What were you listening to at the time?
I have always been listening out for new sounds, what I liked about John Peel was the variety of material he would broadcast. I also got deeply into traditional music, there was an ethnographic section in my local music library which I would always be digging into. When I lived in Brixton, I’d often end up in late-night shebeens where I’d absorb a lot
of dub as well as the other intoxicants on offer. The reason I got into electronic-based music is I’m not a great musician, but I like to listen. So if I can set up a machine to play what I want to hear, that’s great.
So how did Nocturnal Emissions form?
Out of boredom and frustration mostly. It grew from improvisation sessions a group of between two and four of us did in this house we squatted in south London . I wouldn’t say these were very good, but they were unusual and I thought somebody somewhere might find them interesting.
I copied up cassettes with photocopy inserts and sold small batches of to Rough Trade. I sent them out to anyone I could think of. This was audio, not visual art, but I sent them out to mail art people. One of the copies I sold to Rough Trade found its way to Japan where Masimo Akita of Merzbow reviewed it for a magazine.
With no business training whatever we saved up some cash from agency work and made our first LP and began playing live. As we never made any attempt to get popular, I made a point of recording all our live shows and releasing them on cassette to give a sense of occasion. Our timing was impeccable, one of the first gigs we did was in what the called the “front line” in Brixton while a major riot was going on outside. We had strong ideas about music as a device of social control and experimented with infra and ultra-sound (which made for problems cutting the first LP) and tape cut-ups, (the sampler wasn’t invented back then) information overload, and subliminals. An overall very paranoic and manic kind of sound. Our performance were live sound collages, as we pieced together more equipment we used super 8, 16mm film cut-ups and slides and later video projections along with the performance. We attracted an underground following in Germany etc.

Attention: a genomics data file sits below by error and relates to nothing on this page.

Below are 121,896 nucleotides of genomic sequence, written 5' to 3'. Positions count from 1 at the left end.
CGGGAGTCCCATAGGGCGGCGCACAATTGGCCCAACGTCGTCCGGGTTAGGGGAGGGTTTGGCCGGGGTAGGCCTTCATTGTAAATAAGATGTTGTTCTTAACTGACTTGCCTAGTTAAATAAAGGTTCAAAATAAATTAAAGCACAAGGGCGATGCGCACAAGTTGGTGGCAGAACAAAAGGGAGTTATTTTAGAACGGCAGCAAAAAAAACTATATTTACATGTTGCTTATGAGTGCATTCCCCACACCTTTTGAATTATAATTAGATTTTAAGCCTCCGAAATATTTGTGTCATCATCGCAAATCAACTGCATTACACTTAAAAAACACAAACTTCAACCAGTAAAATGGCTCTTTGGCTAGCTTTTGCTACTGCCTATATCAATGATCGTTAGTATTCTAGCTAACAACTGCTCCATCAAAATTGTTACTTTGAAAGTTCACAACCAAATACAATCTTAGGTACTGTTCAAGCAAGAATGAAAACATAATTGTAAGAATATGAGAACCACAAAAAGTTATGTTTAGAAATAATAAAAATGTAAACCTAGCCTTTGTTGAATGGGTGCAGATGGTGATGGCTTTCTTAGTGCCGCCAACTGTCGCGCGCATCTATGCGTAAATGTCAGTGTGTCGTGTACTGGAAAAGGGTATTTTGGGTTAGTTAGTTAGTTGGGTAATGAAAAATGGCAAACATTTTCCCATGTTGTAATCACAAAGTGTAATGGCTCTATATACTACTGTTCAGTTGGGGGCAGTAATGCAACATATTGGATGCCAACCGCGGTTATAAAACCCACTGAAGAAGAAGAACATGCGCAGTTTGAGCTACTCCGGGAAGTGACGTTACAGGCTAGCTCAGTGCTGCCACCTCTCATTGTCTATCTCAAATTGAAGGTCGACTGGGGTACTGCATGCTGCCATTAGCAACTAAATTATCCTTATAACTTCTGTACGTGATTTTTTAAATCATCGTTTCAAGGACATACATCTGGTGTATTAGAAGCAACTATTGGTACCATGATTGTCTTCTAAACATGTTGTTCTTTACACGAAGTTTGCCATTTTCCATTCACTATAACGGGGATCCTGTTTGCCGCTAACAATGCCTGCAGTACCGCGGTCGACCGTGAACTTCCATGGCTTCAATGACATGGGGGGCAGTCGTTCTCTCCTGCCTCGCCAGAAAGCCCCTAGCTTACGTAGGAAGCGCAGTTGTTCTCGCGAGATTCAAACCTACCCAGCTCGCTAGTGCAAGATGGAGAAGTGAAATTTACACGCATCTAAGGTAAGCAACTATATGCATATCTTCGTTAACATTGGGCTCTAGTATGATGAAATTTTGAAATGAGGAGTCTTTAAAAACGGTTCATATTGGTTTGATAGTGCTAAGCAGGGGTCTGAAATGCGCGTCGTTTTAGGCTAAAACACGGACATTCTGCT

Was Nocturnal Emissions a group or a collective, or was it always just you recording and performing alone?
For a while two of us made a full-time living from this and we worked with up to five or six members, but I was always at the core of it. It’s a group identity because I don’t believe in a consistent individual identity. I saw the records and cassettes as “multiples” in a Fluxus sense. We produced collages and text pieces and manifestoes, using photocopy as that was the most direct and accessible media.
We produced collages and text pieces & manifestos which we sent out to anyone who showed any interest. Back when we started there was no outlet for experimental/personal cinema but the context of as live music performance we could screen the material in unconventional venues. I’m a firm believer in a breakdown in categories and I simply just don’t do pure art. There was no You Tube.
I worked with juxtaposition and collage, the idea is deprogramming. It was important not to get bogged down in genre, but to use any means necessary.
Am I right that you toured the world, and what were the highlights of that period?
Not the entire world, most of Europe and some Eastern cities in North America is all. We got loads of US publicity and nationally syndicated radio coverage from just doing a few very small concerts. I think I could easily have made a living there, but I wouldn’t want to live there. Lots of odd things happened - at one stage we were approached by Motown!
Did you get to meet or work with many interesting people?
Plenty of interesting people. Maybe not many famous people.
I’d met Captain Beefheart before I got started on this lark, which is going one better than Bono who only talked to him on the phone. Our videos were published in the US by some of William Burroughs’ crew. We worked with Geff Ruston aka John Balance of Coil really early on. Graeme Revell of SPK who is now a Hollywood composer – Shwarzenegger films etc, and Brian Williams who is also doing soundtrack work there.